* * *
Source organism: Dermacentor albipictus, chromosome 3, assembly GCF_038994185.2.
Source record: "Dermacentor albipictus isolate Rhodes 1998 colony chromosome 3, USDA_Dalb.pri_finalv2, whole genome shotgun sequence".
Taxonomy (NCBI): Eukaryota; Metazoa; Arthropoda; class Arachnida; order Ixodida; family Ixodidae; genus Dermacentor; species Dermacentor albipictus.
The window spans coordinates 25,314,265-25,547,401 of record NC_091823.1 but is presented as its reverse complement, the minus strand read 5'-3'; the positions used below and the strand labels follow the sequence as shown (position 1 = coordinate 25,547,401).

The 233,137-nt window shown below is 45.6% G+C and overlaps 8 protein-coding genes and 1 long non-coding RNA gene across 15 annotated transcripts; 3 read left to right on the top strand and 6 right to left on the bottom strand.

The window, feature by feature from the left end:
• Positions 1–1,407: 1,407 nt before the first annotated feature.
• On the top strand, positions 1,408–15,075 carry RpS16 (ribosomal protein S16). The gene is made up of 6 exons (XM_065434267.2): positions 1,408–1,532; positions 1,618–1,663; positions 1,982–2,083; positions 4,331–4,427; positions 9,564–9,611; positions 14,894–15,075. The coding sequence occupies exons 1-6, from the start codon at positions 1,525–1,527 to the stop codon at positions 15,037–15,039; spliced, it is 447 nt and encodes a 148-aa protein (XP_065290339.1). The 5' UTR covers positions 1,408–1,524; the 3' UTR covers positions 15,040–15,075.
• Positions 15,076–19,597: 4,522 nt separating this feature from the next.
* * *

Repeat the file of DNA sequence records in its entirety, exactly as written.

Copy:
Source organism: Dermacentor albipictus, chromosome 3, assembly GCF_038994185.2.
Source record: "Dermacentor albipictus isolate Rhodes 1998 colony chromosome 3, USDA_Dalb.pri_finalv2, whole genome shotgun sequence".
Taxonomy (NCBI): Eukaryota; Metazoa; Arthropoda; class Arachnida; order Ixodida; family Ixodidae; genus Dermacentor; species Dermacentor albipictus.
The window spans coordinates 25,314,265-25,547,401 of record NC_091823.1 but is presented as its reverse complement, the minus strand read 5'-3'; the positions used below and the strand labels follow the sequence as shown (position 1 = coordinate 25,547,401).

The 233,137-nt window shown below is 45.6% G+C and overlaps 8 protein-coding genes and 1 long non-coding RNA gene across 15 annotated transcripts; 3 read left to right on the top strand and 6 right to left on the bottom strand.

The window, feature by feature from the left end:
• Positions 1–1,407: 1,407 nt before the first annotated feature.
• On the top strand, positions 1,408–15,075 carry RpS16 (ribosomal protein S16). The gene is made up of 6 exons (XM_065434267.2): positions 1,408–1,532; positions 1,618–1,663; positions 1,982–2,083; positions 4,331–4,427; positions 9,564–9,611; positions 14,894–15,075. The coding sequence occupies exons 1-6, from the start codon at positions 1,525–1,527 to the stop codon at positions 15,037–15,039; spliced, it is 447 nt and encodes a 148-aa protein (XP_065290339.1). The 5' UTR covers positions 1,408–1,524; the 3' UTR covers positions 15,040–15,075.
• Positions 15,076–19,597: 4,522 nt separating this feature from the next.